Jonathan Strange and Mr. Norrell by Susanna ClarkeMay 10, 2005 at 12:00 am | Posted in 4 stars, Book Reviews, Fantasy | Leave a comment
Tags: Susanna Clarke
This is a very popular book if the holds queue at my library was any indication and it is easy to see why. The book is very long and written very densely yet I never wearied of reading it, a testament to both the talent Susanna Clarke brought to bear as well as the time she spent polishing the narrative. I recommend the book to those interested in fantasy and fairy tales, but I can’t do so wholeheartedly because like so many stylists she has been less exacting in her construction of the story itself. The book is really a character piece, meticulously painting the two title characters, and there is nothing wrong with that. However, the supporting material is so interesting that it cries out for a more thorough explanation. Perhaps because her characters do not need to be in crisis for her to write interesting prose about them, Clarke generally dispenses with any sort of crisis and, when there is one at at all, does not bother to add much dimension to it. While one is reading the book this is fine, because there is no way to know if the avalanche of detail is building something while you stand underneath it, but it is something of a disappointment to finish a book like this and upon reflection not find any real substance to the story. I would also add that it seems odd that after finishing such a long and involved story about two magicians, the reader should have only the haziest of ideas as to how one does magic in her world and why someone is or isn’t magician material, but since story and the mechanics of it is such a distant third to style and character, it is not as sharp a criticism (by itself) as it normally would be. Still, you can do a lot worse than this book, since Clarke really is a great writer. I particularly admire her ability to write very short fairy stories…a more challenging task than it sounds initially, but there must be dozens contained with the narrative proper or as footnotes.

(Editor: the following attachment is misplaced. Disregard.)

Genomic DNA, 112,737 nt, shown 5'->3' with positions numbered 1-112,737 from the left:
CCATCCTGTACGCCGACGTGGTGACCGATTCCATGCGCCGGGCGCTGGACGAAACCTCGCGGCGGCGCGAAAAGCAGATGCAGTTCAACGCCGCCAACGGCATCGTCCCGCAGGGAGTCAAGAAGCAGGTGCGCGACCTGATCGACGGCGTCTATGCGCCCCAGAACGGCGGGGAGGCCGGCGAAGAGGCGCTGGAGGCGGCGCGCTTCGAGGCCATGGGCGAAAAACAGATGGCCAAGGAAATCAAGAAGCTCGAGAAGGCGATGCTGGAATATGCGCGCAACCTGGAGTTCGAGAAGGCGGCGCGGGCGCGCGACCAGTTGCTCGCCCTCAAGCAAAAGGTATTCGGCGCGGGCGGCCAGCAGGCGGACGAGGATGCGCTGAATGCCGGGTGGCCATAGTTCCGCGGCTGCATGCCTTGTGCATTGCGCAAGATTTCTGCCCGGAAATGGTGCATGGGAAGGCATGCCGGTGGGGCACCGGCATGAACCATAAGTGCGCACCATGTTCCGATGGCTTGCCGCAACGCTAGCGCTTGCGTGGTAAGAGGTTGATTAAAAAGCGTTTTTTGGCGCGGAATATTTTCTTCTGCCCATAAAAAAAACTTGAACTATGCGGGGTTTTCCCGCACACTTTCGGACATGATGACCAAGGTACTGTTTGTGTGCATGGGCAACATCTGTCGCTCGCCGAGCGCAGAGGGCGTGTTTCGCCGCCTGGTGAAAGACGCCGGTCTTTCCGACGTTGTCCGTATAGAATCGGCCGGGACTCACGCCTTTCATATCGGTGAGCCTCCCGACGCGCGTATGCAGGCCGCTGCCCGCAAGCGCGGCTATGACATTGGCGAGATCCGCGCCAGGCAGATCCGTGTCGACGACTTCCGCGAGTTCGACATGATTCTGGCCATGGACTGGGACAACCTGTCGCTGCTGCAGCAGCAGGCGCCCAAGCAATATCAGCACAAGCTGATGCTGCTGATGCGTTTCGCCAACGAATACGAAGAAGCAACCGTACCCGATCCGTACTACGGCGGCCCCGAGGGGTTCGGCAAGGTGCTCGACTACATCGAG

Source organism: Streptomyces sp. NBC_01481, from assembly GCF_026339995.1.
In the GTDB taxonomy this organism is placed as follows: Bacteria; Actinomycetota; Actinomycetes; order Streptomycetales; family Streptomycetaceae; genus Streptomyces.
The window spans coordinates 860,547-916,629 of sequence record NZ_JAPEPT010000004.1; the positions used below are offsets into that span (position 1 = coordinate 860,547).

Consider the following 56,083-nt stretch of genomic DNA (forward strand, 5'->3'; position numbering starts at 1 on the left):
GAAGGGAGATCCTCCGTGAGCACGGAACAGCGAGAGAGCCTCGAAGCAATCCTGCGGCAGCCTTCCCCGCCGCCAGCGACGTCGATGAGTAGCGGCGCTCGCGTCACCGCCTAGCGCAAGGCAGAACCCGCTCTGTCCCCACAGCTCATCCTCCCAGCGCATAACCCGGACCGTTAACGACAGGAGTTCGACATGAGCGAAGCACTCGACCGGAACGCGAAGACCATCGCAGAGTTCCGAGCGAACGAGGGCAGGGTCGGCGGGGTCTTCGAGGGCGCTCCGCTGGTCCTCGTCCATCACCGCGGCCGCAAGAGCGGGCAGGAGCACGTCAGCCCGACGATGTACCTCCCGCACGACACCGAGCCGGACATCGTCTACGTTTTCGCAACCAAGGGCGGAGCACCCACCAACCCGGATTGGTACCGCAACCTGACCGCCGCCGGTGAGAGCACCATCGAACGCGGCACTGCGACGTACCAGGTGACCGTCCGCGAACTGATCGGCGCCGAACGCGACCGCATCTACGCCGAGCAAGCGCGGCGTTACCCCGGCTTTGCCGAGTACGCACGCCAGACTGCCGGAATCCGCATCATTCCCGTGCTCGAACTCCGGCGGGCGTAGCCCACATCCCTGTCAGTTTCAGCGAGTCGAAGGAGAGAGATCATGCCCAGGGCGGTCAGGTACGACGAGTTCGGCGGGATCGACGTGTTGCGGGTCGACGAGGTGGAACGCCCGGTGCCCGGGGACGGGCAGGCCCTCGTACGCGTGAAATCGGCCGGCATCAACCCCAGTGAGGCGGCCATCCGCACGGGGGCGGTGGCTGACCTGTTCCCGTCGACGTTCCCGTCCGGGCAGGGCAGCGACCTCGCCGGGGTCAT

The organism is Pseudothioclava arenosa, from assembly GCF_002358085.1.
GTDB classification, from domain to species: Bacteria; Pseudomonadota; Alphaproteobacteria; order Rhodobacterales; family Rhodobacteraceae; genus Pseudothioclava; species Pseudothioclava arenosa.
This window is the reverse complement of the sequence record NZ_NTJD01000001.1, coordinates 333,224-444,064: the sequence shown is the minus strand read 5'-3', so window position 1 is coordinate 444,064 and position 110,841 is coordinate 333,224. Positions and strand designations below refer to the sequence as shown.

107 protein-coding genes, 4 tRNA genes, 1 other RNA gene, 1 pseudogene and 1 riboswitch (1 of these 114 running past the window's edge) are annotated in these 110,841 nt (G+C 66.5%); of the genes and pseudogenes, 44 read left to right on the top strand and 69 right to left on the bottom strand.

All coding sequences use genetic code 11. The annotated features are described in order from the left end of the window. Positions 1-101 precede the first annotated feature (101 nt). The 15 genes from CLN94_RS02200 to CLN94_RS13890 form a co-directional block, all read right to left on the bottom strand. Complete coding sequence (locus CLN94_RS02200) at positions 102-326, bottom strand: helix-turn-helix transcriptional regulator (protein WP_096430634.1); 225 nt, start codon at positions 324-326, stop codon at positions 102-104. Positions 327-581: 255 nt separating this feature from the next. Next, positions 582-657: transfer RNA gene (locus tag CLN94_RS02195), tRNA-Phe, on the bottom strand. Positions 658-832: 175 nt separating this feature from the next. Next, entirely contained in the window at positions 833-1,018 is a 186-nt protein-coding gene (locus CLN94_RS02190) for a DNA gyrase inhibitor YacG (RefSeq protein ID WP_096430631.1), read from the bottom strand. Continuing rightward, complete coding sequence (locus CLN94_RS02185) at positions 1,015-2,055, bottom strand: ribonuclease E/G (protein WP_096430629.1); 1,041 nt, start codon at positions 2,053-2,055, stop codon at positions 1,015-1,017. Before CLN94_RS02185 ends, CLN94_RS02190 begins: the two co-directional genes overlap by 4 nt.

Update (6/16/05): After writing this review it has come to my attention that this is apparently just book one of a three book trilogy. This pretty much invalidates most of my complaints about the narrative structure, or lack thereof. It doesn’t mean I completely buy how a certain argument between two important characters just vanishes, nor does it mean the rest of the trilogy will provide the story and depth I was looking for but didn’t find here, but it is a good sign.